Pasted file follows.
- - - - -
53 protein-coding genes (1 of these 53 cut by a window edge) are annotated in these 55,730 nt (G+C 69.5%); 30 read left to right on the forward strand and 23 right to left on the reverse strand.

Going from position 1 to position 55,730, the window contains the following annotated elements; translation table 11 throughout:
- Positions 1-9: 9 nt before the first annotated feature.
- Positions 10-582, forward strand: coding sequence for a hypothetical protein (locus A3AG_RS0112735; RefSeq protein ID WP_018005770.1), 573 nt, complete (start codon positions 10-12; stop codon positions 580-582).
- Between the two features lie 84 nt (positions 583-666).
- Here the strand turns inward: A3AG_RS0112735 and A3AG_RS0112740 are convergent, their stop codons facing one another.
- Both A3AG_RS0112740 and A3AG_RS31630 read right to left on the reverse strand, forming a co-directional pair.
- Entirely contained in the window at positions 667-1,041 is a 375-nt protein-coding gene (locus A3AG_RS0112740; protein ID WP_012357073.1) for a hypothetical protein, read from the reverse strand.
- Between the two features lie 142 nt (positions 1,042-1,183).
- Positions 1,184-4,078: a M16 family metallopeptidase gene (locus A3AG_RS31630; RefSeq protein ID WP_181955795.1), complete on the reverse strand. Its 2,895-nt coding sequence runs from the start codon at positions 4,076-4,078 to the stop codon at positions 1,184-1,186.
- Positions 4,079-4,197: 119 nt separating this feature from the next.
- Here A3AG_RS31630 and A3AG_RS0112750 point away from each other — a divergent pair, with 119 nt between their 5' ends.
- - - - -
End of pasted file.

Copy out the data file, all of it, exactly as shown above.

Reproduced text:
53 protein-coding genes (1 of these 53 cut by a window edge) are annotated in these 55,730 nt (G+C 69.5%); 30 read left to right on the forward strand and 23 right to left on the reverse strand.

Going from position 1 to position 55,730, the window contains the following annotated elements; translation table 11 throughout:
- Positions 1-9: 9 nt before the first annotated feature.
- Positions 10-582, forward strand: coding sequence for a hypothetical protein (locus A3AG_RS0112735; RefSeq protein ID WP_018005770.1), 573 nt, complete (start codon positions 10-12; stop codon positions 580-582).
- Between the two features lie 84 nt (positions 583-666).
- Here the strand turns inward: A3AG_RS0112735 and A3AG_RS0112740 are convergent, their stop codons facing one another.
- Both A3AG_RS0112740 and A3AG_RS31630 read right to left on the reverse strand, forming a co-directional pair.
- Entirely contained in the window at positions 667-1,041 is a 375-nt protein-coding gene (locus A3AG_RS0112740; protein ID WP_012357073.1) for a hypothetical protein, read from the reverse strand.
- Between the two features lie 142 nt (positions 1,042-1,183).
- Positions 1,184-4,078: a M16 family metallopeptidase gene (locus A3AG_RS31630; RefSeq protein ID WP_181955795.1), complete on the reverse strand. Its 2,895-nt coding sequence runs from the start codon at positions 4,076-4,078 to the stop codon at positions 1,184-1,186.
- Positions 4,079-4,197: 119 nt separating this feature from the next.
- Here A3AG_RS31630 and A3AG_RS0112750 point away from each other — a divergent pair, with 119 nt between their 5' ends.